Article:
Clean Air Settlement to Strengthen Fracking Safeguards in Colorado
Bureau of Land Management Holds off on Drilling, Commits to Accounting for Air Pollution along Front Range and Beyond
of Land Management (BLM) has agreed to prohibit drilling on several oil and gas
leases and commit to addressing the clean air impacts of drilling and fracking
throughout eastern Colorado, including the Front Range, in a settlement of a
lawsuit filed by WildEarth Guardians.
“This is a great news for clean air along the Front Range
and beyond, which is increasingly at risk because of ramped up drilling and fracking,”
said Jeremy Nichols, WildEarth Guardians’ Climate and Energy Program
Director. “The BLM has basically
agreed to look before it leaps, which is a common sense approach to keeping
people in Colorado safe from air pollution.”
WildEarth Guardians’ lawsuit challenged the Bureau of Land
Management’s 2009 decision to issue 12 oil and gas leases covering 3,680 acres in
Weld and Morgan Counties north of Denver.
The suit challenged the BLM’s failure to address the impacts of drilling
and fracking to smog levels along the Front Range of Colorado in accordance
with the Clean Air Act, as well the agency’s failure to check other air
pollution impacts in the region under federal environmental review laws.
The Front Range of Colorado, including the nine county
region from Douglas County north to Larimer and Weld Counties, is out of
compliance with federal limits on ground-level ozone pollution, also known as
smog. The area was designated as
“nonattainment” in 2007. Ozone is
a poisonous gas that can trigger asthma attacks and damage lungs. It forms when pollution from tailpipes,
smokestacks, and oil and gas drilling operations reacts with sunlight.
Drilling in and around Weld County is a major contributor to
the region’s smog pollution. These
operations, including fracking and production, continue to release more ozone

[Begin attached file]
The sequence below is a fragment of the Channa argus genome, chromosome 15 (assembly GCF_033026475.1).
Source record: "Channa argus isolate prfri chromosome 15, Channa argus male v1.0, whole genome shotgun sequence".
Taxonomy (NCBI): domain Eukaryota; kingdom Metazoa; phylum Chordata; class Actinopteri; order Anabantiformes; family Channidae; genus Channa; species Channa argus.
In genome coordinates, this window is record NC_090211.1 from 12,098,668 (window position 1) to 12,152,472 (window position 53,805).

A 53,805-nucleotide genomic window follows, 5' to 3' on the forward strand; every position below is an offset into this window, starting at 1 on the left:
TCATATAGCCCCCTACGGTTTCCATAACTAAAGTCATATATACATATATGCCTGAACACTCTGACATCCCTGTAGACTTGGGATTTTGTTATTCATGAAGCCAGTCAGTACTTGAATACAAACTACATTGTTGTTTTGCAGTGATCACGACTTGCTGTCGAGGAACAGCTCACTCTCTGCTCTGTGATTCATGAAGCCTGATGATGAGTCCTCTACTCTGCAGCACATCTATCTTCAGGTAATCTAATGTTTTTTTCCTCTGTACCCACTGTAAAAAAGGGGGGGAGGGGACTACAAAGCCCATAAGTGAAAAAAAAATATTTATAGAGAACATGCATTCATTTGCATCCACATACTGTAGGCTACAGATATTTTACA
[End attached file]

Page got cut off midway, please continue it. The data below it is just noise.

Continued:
forming compounds than cars and trucks along the Front Range. Although invisible to the naked eye,
these compounds are released from tanks, pipelines, and other equipment
associated with oil and gas operations (see video showing what these emissions
look like through infrared cameras). And while Colorado has adopted some
rules to limit pollution from oil and gas development, a number of sources fall
outside the rules.
The settlement, which was signed on January 17 by U.S.
District Court Judge John Kane in Denver, commits the BLM to completing a
comprehensive inventory of air emissions from oil and gas operations in the
Royal Gorge Field Office, which encompasses all of eastern Colorado, including
the Front Range (see map of Royal
Gorge Field Office).
The BLM also agreed to prepare a full air quality analysis
before allowing any drilling on the 12 leases that were sued over. And to comply with the Clean Air Act,
the BLM agreed to ensure that emissions from drilling and fracking would not
worsen the Front Range’s smog problem.
“Our position from the start has been that if the BLM can’t
protect air quality from drilling and fracking and keep people safe, then it
shouldn’t be allowed,” said Nichols.
“This agreement puts the breaks on drilling a handful of leases, but we
hope that it spurs the BLM to exercise some common sense restraint, rather than
signing off on unchecked oil and gas development.”
The agreement comes as Weld County and the surrounding area
is facing increased drilling and fracking pressure. Already, more oil and gas wells fill this region than
anywhere else in Colorado. In
2011, 2,262 drilling permits were issued in Weld County, more than any county
in the state.
The settlement ensures that the BLM starts to take
responsibility for limiting the clean air impacts of oil and gas drilling and fracking
throughout the Royal Gorge Field Office. Advancements in fracking technologies
and drilling techniques have allowed oil and gas companies to tap the region’s
shale formations, bringing a new drilling rush to the area.
Weld County faces the most drilling pressure, but other
counties in the Field Office, including Yuma, Las Animas, Phillips, Morgan, and
Lincoln, are also in the oil and gas industry’s sights. And even other Front Range counties,
including Boulder, Arapahoe, Broomfield, Adams, and even Larimer, are also
facing increased pressure (see Colorado Oil and Gas Conservation Commission drilling
Although the BLM is often not the primary surface owner in
the Field Office, the agency owns and manages thousands of acres of
minerals. Where those federal
minerals underlay privately owned lands, the agency is still obligated under
federal law to minimize, or outright prohibit, surface impacts, including air